Monday, August 16, 2021

Biofuels and incentives

Biofuels are likely to be a key means of reducing our transport emissions in the short-to-medium term, allowing immediate reductions by substituting some level of lower-carbon fuels. But Newsroom reports that business has its hand out for incentives to produce them:

In its submission, Refining NZ obligingly lays out six incentive options. Naomi James tells Newsroom that the first priority would be to support capital investment, but operational support would come close behind.

One of the options would be to fund the capital or operational support through a levy on individual passenger carbon emissions – for example, through the International Visitor Levy.

Obviously, rapidly establishing new production capacity in Aotearoa is going to cost money. But if business wants the government to provide that money, then the government should get equity in exchange. Because that's what happens in the real world when business ventures want capital from other people. And if they don't want to do that, then the government can and should just establish a business to produce the fuels itself, and drive them out of business.

But its also worth looking at what incentives fuel polluters will face to adopt biofuels, and what that adoption is worth to the government. On the first front, the proposed sustainable biofuels mandate would set fines of $300/ton of emissions where the requirements are not met. A litre of diesel produces 2.7 kg of carbon when burned, so that gives them an effective incentive of $0.81/L to comply (unfortunately, there's no bonus for overachievement). To that we can add the cost of avoided ETS credits - biofuels are not included in the ETS and so don't attract liability - which is currently $50/ton, or another $0.20/L. So under the proposed scheme they'll be facing an effective incentive of $1.01/L to produce biofuels, about two-thirds of the retail price, and three times the importer margin of fossil fuel. On the second front, the government internally prices carbon at $150/ton, so that tells us what biofuel is worth to it: $0.40/L times the effective efficiency of the fuel (the proposed mandate will be actually looking at net lifecycle efficiency, and setting a direct emissions reduction target rather than a volume target). So for biodiesel made from leftover cooking oil, at 50% efficiency, that means about $0.20/L; for biodiesel made from wood, its probably $0.30/L.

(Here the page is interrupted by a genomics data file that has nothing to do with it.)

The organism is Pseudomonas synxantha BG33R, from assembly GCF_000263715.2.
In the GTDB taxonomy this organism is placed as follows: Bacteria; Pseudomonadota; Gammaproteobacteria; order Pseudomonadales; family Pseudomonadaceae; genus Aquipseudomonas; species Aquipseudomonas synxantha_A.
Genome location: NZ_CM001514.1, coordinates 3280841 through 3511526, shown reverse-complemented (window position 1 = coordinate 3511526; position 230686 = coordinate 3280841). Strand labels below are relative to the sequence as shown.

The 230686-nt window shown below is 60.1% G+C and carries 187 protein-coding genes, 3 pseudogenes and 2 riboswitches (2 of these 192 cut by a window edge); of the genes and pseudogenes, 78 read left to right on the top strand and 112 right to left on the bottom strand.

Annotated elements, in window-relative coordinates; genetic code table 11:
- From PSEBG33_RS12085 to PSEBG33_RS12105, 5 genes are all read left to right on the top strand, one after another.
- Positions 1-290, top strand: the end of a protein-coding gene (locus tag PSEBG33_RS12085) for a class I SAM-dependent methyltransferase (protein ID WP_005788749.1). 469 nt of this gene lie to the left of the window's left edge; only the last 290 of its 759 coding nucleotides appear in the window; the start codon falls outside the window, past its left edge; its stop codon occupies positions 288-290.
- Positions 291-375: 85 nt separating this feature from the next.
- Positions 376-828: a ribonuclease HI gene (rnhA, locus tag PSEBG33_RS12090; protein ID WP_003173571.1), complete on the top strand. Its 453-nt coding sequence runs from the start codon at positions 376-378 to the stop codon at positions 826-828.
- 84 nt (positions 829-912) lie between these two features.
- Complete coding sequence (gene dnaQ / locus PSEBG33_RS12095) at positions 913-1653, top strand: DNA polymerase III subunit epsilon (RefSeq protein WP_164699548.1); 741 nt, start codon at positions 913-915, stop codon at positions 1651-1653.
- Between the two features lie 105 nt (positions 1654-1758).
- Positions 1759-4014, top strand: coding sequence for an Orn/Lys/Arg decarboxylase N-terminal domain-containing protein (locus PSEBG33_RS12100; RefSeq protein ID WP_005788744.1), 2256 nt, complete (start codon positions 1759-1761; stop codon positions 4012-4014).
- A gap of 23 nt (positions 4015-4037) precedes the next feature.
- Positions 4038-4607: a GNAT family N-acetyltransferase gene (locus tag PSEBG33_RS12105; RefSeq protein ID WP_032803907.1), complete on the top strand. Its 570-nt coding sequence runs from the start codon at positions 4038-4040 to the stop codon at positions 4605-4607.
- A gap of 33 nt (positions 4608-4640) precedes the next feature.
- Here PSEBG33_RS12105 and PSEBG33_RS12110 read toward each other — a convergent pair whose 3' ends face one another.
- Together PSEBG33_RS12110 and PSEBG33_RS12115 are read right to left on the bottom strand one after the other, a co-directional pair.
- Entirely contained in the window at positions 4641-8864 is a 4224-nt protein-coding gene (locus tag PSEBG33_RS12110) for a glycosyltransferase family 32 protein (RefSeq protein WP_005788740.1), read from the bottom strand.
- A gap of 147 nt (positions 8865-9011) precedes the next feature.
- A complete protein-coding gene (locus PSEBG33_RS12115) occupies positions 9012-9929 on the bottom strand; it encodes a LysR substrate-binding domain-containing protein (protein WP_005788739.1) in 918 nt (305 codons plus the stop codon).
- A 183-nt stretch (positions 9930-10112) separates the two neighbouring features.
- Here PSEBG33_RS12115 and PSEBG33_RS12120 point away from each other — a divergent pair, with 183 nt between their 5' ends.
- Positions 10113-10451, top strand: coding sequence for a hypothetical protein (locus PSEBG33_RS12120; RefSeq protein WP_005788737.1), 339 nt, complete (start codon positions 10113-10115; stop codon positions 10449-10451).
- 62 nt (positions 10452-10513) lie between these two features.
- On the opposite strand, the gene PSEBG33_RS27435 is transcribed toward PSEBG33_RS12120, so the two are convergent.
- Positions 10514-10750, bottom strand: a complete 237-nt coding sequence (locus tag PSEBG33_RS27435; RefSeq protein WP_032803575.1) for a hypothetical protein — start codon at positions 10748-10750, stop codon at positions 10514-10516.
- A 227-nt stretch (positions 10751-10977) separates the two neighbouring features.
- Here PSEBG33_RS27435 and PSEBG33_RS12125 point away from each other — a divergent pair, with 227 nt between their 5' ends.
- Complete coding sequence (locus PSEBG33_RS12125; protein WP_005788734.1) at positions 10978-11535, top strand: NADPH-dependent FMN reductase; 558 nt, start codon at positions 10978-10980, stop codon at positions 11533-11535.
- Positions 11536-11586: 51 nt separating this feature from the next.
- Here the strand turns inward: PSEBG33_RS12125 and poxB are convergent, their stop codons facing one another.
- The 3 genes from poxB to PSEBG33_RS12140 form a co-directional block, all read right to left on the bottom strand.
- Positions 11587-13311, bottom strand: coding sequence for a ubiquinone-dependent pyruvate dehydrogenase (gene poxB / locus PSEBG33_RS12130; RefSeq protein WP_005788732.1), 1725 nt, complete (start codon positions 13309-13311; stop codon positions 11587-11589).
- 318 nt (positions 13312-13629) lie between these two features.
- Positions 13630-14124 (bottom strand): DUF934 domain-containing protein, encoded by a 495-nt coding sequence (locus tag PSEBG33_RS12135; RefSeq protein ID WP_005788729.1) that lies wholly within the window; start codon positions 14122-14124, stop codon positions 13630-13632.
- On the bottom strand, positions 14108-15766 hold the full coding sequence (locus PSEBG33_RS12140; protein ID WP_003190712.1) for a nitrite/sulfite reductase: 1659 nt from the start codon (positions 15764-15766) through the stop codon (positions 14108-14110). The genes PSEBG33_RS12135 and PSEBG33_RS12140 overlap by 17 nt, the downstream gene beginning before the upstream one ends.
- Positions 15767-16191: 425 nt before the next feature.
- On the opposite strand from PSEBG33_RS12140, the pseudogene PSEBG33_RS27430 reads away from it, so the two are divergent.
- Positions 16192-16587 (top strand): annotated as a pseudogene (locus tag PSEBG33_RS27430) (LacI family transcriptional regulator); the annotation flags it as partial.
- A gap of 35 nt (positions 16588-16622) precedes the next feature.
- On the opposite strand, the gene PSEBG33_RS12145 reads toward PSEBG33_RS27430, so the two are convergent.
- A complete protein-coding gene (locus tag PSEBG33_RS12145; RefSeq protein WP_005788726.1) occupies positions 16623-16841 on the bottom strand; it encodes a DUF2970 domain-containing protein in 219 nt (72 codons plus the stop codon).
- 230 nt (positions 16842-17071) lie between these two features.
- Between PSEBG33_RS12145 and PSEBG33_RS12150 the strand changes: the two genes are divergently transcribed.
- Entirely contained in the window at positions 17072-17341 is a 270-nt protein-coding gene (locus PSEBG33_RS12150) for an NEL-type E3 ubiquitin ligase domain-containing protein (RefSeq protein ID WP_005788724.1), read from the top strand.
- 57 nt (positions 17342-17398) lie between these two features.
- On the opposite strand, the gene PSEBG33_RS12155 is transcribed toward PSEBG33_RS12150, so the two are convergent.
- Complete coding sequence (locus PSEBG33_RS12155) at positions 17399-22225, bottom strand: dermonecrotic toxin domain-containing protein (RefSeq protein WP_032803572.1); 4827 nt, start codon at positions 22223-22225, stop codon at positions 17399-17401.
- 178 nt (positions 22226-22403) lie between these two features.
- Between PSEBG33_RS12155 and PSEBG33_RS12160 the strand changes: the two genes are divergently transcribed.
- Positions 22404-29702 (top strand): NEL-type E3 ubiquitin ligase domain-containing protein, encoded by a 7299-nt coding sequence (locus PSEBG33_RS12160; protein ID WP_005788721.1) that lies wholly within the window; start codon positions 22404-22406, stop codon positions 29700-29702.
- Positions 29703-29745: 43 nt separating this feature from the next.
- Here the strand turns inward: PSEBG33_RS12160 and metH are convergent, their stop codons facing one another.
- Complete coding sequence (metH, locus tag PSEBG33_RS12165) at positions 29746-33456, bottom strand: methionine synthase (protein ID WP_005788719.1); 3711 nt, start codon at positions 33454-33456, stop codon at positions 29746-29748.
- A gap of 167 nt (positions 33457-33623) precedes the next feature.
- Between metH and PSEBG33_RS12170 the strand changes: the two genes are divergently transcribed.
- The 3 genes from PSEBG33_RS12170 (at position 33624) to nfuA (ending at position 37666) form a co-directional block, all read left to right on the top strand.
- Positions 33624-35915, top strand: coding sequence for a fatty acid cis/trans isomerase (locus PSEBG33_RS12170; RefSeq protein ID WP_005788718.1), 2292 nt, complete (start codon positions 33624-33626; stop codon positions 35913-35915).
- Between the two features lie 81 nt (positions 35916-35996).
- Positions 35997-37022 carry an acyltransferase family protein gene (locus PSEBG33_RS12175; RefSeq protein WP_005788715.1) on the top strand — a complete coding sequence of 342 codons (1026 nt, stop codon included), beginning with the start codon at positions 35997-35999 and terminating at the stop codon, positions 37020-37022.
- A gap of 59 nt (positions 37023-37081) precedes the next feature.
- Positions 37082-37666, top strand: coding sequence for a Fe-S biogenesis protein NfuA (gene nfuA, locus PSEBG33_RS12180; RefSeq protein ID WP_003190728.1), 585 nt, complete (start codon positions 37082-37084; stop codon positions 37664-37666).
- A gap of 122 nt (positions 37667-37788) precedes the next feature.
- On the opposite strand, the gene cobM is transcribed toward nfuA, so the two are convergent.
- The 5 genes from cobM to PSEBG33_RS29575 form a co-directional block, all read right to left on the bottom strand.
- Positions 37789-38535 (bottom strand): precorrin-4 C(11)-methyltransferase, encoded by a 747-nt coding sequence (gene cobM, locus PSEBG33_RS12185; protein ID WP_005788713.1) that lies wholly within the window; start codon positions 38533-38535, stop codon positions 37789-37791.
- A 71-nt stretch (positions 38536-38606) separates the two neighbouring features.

Of course, the actual number that matters here is production costs. On that from, in 2010 the Parliamentary Commissioner for the Environment estimated the cost of biodiesel from wood at $1.85/L (p. 37; note that this is 2010 wood prices). The cost to import a litre of diesel is currently $0.75, so even with that implied $1.01/L incentive, the government may still need to provide a subsidy to make it cost-competitive. Still, it seems that the amount required would be less than the cost of the emissions avoided, so the government would still be ahead in the long-term. Alternatively, it could just increase the fines for non-compliance with biofuels mandate to triple rather than double the internal carbon price, and then it all works out quite happily, with no subsidy needed.